LONDON, Oct 29 (Reuters) The government is due to step up its attempt to halve child poverty by 2010 with the launch of a dedicated unit today and a drive to get single parents back into work.
About 600,000 children have been lifted above the poverty line during the past 10 years, but a further one million need to be helped if the government is to meet its target of halving child poverty between 1999 and 2010.
The Child Poverty Unit will be run by officials from two government departments who will consult with the children's charity Barnardo's.
It will focus on getting the parents of poor children into work, and improving the health and education of less well-off youngsters.
The government has been criticised by some analysts for relying on expenditure, mainly on benefits and tax credits, to achieve progress so far.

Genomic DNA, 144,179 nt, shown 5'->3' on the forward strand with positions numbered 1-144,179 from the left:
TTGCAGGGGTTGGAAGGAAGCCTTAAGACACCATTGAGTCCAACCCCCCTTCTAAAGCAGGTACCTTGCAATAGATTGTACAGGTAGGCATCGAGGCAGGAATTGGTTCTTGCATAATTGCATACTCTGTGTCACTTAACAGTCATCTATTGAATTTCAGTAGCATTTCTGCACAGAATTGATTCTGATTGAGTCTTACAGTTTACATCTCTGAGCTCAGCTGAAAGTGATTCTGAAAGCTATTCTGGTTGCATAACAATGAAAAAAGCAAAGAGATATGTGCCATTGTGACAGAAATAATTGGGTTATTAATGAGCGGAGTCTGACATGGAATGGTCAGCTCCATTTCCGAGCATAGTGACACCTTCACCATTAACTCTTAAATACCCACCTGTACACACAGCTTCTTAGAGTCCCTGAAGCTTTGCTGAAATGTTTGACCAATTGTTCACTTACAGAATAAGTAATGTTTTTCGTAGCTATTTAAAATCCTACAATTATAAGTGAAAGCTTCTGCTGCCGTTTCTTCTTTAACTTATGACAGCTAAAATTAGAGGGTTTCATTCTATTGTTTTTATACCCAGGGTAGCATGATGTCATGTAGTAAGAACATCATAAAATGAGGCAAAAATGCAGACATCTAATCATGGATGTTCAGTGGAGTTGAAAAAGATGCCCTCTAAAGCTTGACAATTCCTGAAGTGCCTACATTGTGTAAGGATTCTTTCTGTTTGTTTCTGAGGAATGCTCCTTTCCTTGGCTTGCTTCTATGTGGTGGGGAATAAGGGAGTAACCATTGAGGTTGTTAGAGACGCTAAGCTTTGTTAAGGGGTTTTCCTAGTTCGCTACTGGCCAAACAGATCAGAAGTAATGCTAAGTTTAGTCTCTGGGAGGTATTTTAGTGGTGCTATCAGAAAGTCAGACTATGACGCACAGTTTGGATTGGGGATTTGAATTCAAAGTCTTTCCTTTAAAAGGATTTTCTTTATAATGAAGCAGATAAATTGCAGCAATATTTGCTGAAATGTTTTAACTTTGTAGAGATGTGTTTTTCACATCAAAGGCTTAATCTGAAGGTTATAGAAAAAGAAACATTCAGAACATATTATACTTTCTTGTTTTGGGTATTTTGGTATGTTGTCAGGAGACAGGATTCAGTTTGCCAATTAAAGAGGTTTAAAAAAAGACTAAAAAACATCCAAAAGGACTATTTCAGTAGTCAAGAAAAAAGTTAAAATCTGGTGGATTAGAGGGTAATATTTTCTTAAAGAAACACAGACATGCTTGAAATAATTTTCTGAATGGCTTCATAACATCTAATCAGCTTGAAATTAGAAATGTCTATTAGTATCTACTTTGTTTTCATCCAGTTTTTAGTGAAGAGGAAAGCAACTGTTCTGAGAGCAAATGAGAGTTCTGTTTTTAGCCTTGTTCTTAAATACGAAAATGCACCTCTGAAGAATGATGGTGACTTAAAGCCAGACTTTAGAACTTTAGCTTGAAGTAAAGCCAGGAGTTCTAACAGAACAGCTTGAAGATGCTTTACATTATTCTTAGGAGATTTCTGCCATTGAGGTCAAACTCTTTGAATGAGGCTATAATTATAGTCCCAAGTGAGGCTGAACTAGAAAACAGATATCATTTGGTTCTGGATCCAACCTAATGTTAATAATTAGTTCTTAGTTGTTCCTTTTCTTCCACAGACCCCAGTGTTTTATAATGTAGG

The Institute for Fiscal Studies said at least another 3.5 billion pounds a year would have to be spent to meet the 2010 target.
Work and Pensions Secretary Peter Hain told BBC radio the government was determined to reach its ''stiff target'' of halving child poverty by 2010 and eradicating it by 2020.
''People will say that children are not living in the absolute deprivation they were in generations past. But compared with others and their peers in the playground and the classroom, they are.
''That is the target we have set ourselves, and it is a stiff one, but we are determined to halve it by 2010 and eradicate it by 2020.'' The Department for Work and Pensions and the Department for Children, Schools and Families will work with the Treasury, local government and other government agencies to provide a single point of contact on child poverty issues.
A major part of the plan, to be announced by ministers at a conference organised by Barnardo's, will be to get single parents back into work.
But Hain told BBC Radio Five Live ''this will not be a forced regime where, regardless of circumstances, you have to work'', but will take into consideration factors such as childcare facilities.
REUTERS SKB RK1606